Western Blotting

Protein samples separated by 12% SDS-PAGE were electroblotted onto nitrocellulose membranes. The blots were then probed with monoclonal antibodies anti-hnRNP A/B family (A1/UP1-62), anti-hnRNP A1 (A1/UP1-55), anti-hnRNP A2/B1 (DP3B3; Abcam), anti-T7 (T7-Tag®, Novagen), anti-SMN (BD Transduction Laboratories) or anti-α-tubulin (Sigma), followed by horseradish-peroxidase-conjugated goat anti-mouse secondary antibody (Pierce). Protein signals were detected with Lumi-Light Western Blotting Substrate (Roche Diagnostics).

Administration of Oligonucleotides to hSMN2 Transgenic Mice

All mouse experiments were performed according to protocols approved by Cold Spring Harbor Laboratory. Thirty-two adult human SMN2 transgenic mice, male or female, hemizygote or WT at the mouse Smn locus, were tested. ASOs, dissolved in 0.9% saline solution, were injected through the tail vein at a dose of 25 mg/kg, twice a week for every mouse. Mice 1–8 were injected with saline alone; mice 9–16 were injected with control ASO 00–00; mice 17–24 were injected with 15-mer ASO 09–23, and mice 25–32 were injected with 18-mer ASO 10–27. Mice 1, 2, 9, 10, 17, 18, 25, and 26 were sacrificed after 1 week; mice 3, 4, 11, 12, 19, 20, 27, and 28 were sacrificed after 2 weeks; mice 5, 6, 13, 14, 21, 22, 29, and 30 were sacrificed after 3 weeks; and mice 7, 8, 15, 16, 23, 24, 31, and 32 were sacrificed after 4 weeks. Mouse tissues and organs, including liver, thigh muscles, kidney, and spinal cord, were snap frozen in liquid N2 and kept at −70°C. For extraction of RNA samples, 0.1 g of mouse tissue was pulverized in liquid N2 with mortar and pestle, and homogenized with 1 ml of Trizol (Invitrogen). Total RNA was then isolated according to the manufacturer's directions.


ASO Walk along the Proximal Intronic Regions Flanking Exon 7

Positive or negative signals, including ISSs residing upstream of a 3′ splice site or downstream of a 5′ splice site, can strongly affect exon recognition. To identify potential ISSs that inhibit SMN2 exon 7 inclusion, we systematically screened 60 nt of intronic sequences on either side of exon 7. We used 15-mer 2′-O-methoxyethyl ribose (MOE)-modified phosphodiester ASOs, with 10 ASOs targeting each flanking intronic region. Neighboring ASOs overlapped by 10 nt (Figure 1, Table 1). ASOs with the MOE modification throughout show nuclease resistance, enhanced affinity for hybridization to complementary RNA, and do not support cleavage of the target mRNA by RNase H;44 this class of compound is highly effective at modifying gene expression by binding to RNA and modifying pre-mRNA splicing patterns.44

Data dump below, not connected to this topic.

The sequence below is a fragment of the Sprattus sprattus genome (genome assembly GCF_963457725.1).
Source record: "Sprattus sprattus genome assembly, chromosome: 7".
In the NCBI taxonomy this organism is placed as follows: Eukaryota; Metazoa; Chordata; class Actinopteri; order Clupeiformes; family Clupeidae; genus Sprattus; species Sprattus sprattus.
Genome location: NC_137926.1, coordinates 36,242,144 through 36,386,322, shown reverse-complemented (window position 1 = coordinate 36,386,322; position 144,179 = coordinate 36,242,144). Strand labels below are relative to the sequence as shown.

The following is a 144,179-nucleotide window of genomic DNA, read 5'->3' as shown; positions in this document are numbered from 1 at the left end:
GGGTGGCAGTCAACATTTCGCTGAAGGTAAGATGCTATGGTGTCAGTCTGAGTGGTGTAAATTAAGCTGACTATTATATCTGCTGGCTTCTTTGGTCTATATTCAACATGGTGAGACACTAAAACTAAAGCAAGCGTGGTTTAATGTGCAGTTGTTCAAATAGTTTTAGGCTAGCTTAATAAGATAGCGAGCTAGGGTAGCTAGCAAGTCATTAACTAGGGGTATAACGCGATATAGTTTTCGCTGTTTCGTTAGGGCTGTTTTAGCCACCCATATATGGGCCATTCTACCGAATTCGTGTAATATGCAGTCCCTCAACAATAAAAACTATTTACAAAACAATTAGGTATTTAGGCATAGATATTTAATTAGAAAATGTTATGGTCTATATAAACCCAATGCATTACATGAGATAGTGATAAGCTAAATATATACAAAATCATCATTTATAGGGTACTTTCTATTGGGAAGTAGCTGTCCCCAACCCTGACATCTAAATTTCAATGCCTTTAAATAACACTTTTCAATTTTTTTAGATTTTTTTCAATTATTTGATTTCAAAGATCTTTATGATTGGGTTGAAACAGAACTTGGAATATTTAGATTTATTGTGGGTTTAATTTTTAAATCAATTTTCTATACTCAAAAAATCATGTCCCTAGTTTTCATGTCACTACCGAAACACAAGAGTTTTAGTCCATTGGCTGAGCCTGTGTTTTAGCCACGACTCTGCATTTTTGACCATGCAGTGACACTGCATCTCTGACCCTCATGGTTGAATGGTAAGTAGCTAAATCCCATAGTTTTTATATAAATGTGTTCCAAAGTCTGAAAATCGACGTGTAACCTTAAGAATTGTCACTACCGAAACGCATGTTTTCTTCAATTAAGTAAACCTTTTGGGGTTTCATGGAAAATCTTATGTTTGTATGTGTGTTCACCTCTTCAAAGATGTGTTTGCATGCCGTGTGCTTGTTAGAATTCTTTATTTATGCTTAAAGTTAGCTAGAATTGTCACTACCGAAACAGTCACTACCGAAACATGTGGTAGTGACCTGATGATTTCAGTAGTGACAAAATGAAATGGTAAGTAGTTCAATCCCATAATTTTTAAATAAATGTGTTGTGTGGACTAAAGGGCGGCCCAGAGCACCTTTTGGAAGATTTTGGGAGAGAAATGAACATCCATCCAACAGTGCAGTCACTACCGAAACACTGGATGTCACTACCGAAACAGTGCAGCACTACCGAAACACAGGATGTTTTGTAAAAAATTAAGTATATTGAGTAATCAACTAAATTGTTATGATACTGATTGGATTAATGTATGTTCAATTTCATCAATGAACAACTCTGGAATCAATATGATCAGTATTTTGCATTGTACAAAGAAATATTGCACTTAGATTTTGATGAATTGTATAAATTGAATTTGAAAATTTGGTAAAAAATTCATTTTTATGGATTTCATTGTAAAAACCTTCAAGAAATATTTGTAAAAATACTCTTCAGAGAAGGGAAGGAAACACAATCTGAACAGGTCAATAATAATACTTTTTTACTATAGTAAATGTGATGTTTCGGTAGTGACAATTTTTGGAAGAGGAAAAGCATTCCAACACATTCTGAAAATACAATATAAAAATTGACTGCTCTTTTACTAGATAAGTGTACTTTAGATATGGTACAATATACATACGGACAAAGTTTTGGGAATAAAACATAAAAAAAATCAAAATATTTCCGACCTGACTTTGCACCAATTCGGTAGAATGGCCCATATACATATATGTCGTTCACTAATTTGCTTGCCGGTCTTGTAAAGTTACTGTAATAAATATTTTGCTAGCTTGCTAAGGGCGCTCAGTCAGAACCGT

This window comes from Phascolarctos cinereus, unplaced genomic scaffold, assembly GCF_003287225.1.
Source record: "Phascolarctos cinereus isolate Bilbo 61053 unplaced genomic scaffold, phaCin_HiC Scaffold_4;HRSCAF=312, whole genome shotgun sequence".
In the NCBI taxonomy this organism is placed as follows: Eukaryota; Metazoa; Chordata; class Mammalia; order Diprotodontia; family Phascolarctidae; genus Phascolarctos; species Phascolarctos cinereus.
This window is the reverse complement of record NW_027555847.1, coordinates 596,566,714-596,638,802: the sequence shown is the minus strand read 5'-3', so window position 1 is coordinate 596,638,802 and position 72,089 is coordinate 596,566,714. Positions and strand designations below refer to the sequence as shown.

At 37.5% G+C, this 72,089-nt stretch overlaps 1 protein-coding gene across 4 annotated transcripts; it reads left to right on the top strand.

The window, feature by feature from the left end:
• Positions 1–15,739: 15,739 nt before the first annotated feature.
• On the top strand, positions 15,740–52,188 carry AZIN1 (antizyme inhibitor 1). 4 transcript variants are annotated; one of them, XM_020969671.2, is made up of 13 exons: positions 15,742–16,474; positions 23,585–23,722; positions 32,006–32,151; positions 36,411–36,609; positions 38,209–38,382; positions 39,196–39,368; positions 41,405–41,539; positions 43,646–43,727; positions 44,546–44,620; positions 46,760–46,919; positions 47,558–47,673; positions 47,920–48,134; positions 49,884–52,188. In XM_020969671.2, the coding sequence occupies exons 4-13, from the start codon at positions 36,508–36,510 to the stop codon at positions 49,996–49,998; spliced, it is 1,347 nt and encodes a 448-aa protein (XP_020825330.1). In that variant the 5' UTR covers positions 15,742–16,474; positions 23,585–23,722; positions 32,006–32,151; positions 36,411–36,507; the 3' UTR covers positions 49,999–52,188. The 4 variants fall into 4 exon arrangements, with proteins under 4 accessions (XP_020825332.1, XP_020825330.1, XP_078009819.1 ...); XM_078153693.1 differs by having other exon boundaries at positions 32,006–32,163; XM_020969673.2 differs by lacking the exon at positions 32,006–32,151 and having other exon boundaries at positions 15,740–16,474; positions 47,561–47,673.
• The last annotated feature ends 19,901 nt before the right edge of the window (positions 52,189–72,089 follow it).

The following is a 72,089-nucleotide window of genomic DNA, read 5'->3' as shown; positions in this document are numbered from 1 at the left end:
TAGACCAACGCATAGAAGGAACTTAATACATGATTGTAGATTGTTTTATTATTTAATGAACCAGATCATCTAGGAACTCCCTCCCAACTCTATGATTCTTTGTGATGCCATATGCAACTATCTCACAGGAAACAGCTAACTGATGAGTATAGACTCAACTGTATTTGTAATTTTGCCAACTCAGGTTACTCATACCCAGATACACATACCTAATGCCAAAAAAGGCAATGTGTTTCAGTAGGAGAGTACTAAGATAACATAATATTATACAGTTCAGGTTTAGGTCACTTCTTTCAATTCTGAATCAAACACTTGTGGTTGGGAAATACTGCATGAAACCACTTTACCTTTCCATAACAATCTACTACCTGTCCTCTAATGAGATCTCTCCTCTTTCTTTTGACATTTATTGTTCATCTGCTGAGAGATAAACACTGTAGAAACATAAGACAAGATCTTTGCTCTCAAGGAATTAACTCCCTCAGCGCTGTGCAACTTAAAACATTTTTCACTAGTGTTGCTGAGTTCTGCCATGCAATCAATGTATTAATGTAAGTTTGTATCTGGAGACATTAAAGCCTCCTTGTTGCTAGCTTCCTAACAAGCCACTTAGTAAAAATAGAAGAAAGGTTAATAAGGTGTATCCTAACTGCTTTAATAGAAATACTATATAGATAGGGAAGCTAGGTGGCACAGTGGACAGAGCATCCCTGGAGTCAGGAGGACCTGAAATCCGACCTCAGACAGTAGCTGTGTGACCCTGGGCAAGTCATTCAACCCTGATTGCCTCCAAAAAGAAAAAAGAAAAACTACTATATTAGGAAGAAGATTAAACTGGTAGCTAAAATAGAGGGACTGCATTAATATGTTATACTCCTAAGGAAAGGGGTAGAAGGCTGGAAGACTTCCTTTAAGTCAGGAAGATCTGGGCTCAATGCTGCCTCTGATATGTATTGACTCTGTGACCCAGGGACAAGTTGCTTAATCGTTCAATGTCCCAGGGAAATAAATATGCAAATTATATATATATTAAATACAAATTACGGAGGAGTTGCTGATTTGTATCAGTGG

Figure 1
Schematic Representation of the Binding Sites for the 20 MOE ASOs Used in the Initial ASO Walk along the Two Flanking Intronic Regions of Exon 7

We first tested each ASO by using a cell-free splicing assay with a radiolabeled SMN2 minigene transcript (Figure 2A).6,30 Two hundred nanomolar of each ASO was included in a standard in vitro splicing reaction.42 The SMN1 minigene transcript without ASO treatment was used as a positive control for exon inclusion, and treatment with an unrelated oligonucleotide, 00–00, was used as a negative control. Compared with the negative control, addition of ASO 55–41 or either of two overlapping ASOs, 11–25 and 16–30, led to a pronounced increase in exon 7 inclusion, with 11–25 giving the strongest effect. These results suggest the existence of two ISSs: one in intron 6 and one in intron 7. ASO 55–41, which is complementary to nt −41 to −55 of intron 6, nearly doubled the extent of exon 7 inclusion. ASO 16–30, whose target overlaps by 10 nt with that of ASO 11–25, was less effective than 11–25, suggesting that the ISS in intron 7 is located within or overlapping ASO 11–25′s target sequences. As expected, four ASOs (15–01, 20–06, 25–10, and 30–16) that target the 3′ splice site, polypyrimidine tract, or branch point sequence in intron 645 strongly inhibited exon 7 inclusion. ASO 01–15 also strongly inhibited exon 7 inclusion, and we presume that it competes with U1 snRNA for binding to the 5′ splice site of intron 7.

Figure 2
Analysis of the 20 MOE ASOs by Splicing In Vitro and in Cells

To further examine the effects of individual ASOs on exon 7 inclusion, we measured splicing of SMN2 minigene transcripts, as well as endogenous transcripts, in HEK293 cells.30 We cotransfected the minigene plasmid pEGFP-SMN2 with pBabe-Puro and each of the 20 MOE ASOs by electroporation. pEGFP-SMN2 was chosen because it gives more pronounced exon 7 skipping as compared to pCI-SMN2,30 and therefore the effects of ASOs on exon 7 inclusion can be more readily observed. Transfected cells were selected with puromycin.30 Two days after transfection, both the transiently expressed mRNA (Figure 2B) and the endogenous SMN2 mRNA (Figure 2C) were analyzed by RT-PCR with appropriate primers. For the endogenous transcripts, SMN1 and SMN2 spliced mRNAs can be distinguished from each other after digestion with DdeI.46,47 Both minigene and endogenous-gene assays gave results consistent with those obtained by cell-free splicing (Figure 2A). We also observed that the ASOs affected the endogenous SMN1 transcripts, in addition to the SMN2 transcripts.